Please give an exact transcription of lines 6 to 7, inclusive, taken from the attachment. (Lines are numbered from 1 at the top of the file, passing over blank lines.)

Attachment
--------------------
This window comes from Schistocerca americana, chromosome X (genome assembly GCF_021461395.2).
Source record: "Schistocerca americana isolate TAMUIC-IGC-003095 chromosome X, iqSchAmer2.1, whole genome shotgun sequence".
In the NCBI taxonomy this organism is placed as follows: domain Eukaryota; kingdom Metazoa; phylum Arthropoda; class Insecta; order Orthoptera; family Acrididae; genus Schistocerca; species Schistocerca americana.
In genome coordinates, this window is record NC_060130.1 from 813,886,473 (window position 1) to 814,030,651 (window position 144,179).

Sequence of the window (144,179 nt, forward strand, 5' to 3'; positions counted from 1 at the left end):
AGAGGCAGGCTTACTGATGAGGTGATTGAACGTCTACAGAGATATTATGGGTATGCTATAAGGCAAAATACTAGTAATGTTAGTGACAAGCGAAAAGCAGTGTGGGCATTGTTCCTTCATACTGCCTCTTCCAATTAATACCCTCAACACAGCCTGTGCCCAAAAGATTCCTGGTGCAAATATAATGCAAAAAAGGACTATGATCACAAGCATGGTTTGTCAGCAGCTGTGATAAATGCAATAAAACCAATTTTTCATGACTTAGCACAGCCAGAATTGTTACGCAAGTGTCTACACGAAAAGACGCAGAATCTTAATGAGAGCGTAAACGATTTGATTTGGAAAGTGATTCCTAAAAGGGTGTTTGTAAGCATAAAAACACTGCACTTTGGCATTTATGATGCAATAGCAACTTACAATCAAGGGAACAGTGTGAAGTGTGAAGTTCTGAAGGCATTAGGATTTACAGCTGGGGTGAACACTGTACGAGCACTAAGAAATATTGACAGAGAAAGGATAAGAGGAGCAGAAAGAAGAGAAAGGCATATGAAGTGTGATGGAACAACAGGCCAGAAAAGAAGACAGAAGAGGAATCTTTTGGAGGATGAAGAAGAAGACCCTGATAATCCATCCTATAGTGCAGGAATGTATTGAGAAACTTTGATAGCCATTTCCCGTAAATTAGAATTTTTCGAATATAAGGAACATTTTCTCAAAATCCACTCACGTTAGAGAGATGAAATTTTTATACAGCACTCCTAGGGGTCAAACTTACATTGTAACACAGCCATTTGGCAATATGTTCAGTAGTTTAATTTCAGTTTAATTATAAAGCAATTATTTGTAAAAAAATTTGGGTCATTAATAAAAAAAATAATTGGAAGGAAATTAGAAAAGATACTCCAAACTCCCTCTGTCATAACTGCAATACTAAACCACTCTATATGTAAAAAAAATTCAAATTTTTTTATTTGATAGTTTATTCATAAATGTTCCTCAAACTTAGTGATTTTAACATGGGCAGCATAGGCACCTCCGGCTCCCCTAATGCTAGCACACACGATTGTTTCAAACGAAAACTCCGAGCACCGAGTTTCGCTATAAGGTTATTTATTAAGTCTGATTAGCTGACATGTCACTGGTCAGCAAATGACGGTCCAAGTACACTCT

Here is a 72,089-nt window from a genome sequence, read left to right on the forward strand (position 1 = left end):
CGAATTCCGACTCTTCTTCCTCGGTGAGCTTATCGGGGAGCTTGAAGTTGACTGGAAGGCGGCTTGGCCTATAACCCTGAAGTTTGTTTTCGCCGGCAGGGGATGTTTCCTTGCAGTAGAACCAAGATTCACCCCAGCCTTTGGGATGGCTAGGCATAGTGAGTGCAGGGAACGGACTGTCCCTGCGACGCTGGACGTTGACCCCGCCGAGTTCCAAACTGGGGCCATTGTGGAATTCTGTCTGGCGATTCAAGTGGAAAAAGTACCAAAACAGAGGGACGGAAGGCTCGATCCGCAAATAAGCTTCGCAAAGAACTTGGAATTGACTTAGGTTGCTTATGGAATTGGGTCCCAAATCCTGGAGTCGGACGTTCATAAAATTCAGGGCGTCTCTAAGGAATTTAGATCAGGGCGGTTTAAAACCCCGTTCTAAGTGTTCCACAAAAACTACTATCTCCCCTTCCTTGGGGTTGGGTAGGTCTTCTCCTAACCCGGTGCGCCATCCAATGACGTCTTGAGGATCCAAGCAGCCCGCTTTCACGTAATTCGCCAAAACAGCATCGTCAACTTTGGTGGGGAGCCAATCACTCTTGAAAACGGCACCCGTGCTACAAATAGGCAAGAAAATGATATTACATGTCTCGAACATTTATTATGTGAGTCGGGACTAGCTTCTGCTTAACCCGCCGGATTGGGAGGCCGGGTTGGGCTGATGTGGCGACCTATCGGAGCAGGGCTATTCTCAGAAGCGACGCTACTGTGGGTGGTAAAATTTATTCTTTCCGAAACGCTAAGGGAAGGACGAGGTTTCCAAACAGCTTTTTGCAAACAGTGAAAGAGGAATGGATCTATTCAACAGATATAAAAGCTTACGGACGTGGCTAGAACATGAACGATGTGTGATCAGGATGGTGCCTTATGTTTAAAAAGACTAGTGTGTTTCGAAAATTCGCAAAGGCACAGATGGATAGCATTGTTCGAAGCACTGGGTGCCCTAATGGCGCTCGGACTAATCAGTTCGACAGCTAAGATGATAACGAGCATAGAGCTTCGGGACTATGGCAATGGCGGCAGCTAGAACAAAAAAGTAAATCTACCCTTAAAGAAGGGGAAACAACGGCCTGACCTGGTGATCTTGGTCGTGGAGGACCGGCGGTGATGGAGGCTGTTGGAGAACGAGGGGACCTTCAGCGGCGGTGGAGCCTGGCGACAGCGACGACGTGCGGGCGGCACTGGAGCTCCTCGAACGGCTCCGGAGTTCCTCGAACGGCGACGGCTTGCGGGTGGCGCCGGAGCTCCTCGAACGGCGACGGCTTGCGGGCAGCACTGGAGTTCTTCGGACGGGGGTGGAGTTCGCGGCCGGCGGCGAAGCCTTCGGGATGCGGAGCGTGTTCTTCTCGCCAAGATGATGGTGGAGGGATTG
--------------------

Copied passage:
AGAGGCAGGCTTACTGATGAGGTGATTGAACGTCTACAGAGATATTATGGGTATGCTATAAGGCAAAATACTAGTAATGTTAGTGACAAGCGAAAAGCAGTGTGGGCATTGTTCCTTCATACTGCCTCTTCCAATTAATACCCTCAACACAGCCTGTGCCCAAAAGATTCCTGGTGCAAATATAATGCAAAAAAGGACTATGATCACAAGCATGGTTTGTCAGCAGCTGTGATAAATGCAATAAAACCAATTTTTCATGACTTAGCACAGCCAGAATTGTTACGCAAGTGTCTACACGAAAAGACGCAGAATCTTAATGAGAGCGTAAACGATTTGATTTGGAAAGTGATTCCTAAAAGGGTGTTTGTAAGCATAAAAACACTGCACTTTGGCATTTATGATGCAATAGCAACTTACAATCAAGGGAACAGTGTGAAGTGTGAAGTTCTGAAGGCATTAGGATTTACAGCTGGGGTGAACACTGTACGAGCACTAAGAAATATTGACAGAGAAAGGATAAGAGGAGCAGAAAGAAGAGAAAGGCATATGAAGTGTGATGGAACAACAGGCCAGAAAAGAAGACAGAAGAGGAATCTTTTGGAGGATGAAGAAGAAGACCCTGATAATCCATCCTATAGTGCAGGAATGTATTGAGAAACTTTGATAGCCATTTCCCGTAAATTAGAATTTTTCGAATATAAGGAACATTTTCTCAAAATCCACTCACGTTAGAGAGATGAAATTTTTATACAGCACTCCTAGGGGTCAAACTTACATTGTAACACAGCCATTTGGCAATATGTTCAGTAGTTTAATTTCAGTTTAATTATAAAGCAATTATTTGTAAAAAAATTTGGGTCATTAATAAAAAAAATAATTGGAAGGAAATTAGAAAAGATACTCCAAACTCCCTCTGTCATAACTGCAATACTAAACCACTCTATATGTAAAAAAAATTCAAATTTTTTTATTTGATAGTTTATTCATAAATGTTCCTCAAACTTAGTGATTTTAACATGGGCAGCATAGGCACCTCCGGCTCCCCTAATGCTAGCACACACGATTGTTTCAAACGAAAACTCCGAGCACCGAGTTTCGCTATAAGGTTATTTATTAAGTCTGATTAGCTGACATGTCACTGGTCAGCAAATGACGGTCCAAGTACACTCT

Here is a 72,089-nt window from a genome sequence, read left to right on the forward strand (position 1 = left end):